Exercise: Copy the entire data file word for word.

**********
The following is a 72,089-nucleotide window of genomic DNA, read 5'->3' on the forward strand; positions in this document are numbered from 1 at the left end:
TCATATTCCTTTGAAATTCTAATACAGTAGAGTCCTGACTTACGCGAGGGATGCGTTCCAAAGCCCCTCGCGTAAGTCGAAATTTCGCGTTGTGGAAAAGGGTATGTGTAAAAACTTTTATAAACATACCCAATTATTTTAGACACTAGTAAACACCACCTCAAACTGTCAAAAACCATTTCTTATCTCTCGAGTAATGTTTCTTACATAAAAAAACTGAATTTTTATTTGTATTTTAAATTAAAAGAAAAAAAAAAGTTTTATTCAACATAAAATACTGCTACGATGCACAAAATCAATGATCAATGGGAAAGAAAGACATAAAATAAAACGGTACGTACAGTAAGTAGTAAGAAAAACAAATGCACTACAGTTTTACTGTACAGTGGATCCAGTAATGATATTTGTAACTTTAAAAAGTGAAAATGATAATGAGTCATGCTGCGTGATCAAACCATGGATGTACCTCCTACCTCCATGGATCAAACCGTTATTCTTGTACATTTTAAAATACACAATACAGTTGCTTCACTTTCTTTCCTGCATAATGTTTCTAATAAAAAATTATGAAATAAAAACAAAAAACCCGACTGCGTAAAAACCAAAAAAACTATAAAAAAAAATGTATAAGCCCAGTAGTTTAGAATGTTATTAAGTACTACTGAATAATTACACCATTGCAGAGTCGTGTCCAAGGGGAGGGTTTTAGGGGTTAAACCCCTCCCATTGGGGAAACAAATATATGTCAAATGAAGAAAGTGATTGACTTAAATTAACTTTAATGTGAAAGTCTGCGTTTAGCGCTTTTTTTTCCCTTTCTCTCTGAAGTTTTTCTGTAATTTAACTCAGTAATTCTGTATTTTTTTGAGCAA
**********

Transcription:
The following is a 72,089-nucleotide window of genomic DNA, read 5'->3' on the forward strand; positions in this document are numbered from 1 at the left end:
TCATATTCCTTTGAAATTCTAATACAGTAGAGTCCTGACTTACGCGAGGGATGCGTTCCAAAGCCCCTCGCGTAAGTCGAAATTTCGCGTTGTGGAAAAGGGTATGTGTAAAAACTTTTATAAACATACCCAATTATTTTAGACACTAGTAAACACCACCTCAAACTGTCAAAAACCATTTCTTATCTCTCGAGTAATGTTTCTTACATAAAAAAACTGAATTTTTATTTGTATTTTAAATTAAAAGAAAAAAAAAAGTTTTATTCAACATAAAATACTGCTACGATGCACAAAATCAATGATCAATGGGAAAGAAAGACATAAAATAAAACGGTACGTACAGTAAGTAGTAAGAAAAACAAATGCACTACAGTTTTACTGTACAGTGGATCCAGTAATGATATTTGTAACTTTAAAAAGTGAAAATGATAATGAGTCATGCTGCGTGATCAAACCATGGATGTACCTCCTACCTCCATGGATCAAACCGTTATTCTTGTACATTTTAAAATACACAATACAGTTGCTTCACTTTCTTTCCTGCATAATGTTTCTAATAAAAAATTATGAAATAAAAACAAAAAACCCGACTGCGTAAAAACCAAAAAAACTATAAAAAAAAATGTATAAGCCCAGTAGTTTAGAATGTTATTAAGTACTACTGAATAATTACACCATTGCAGAGTCGTGTCCAAGGGGAGGGTTTTAGGGGTTAAACCCCTCCCATTGGGGAAACAAATATATGTCAAATGAAGAAAGTGATTGACTTAAATTAACTTTAATGTGAAAGTCTGCGTTTAGCGCTTTTTTTTCCCTTTCTCTCTGAAGTTTTTCTGTAATTTAACTCAGTAATTCTGTATTTTTTTGAGCAA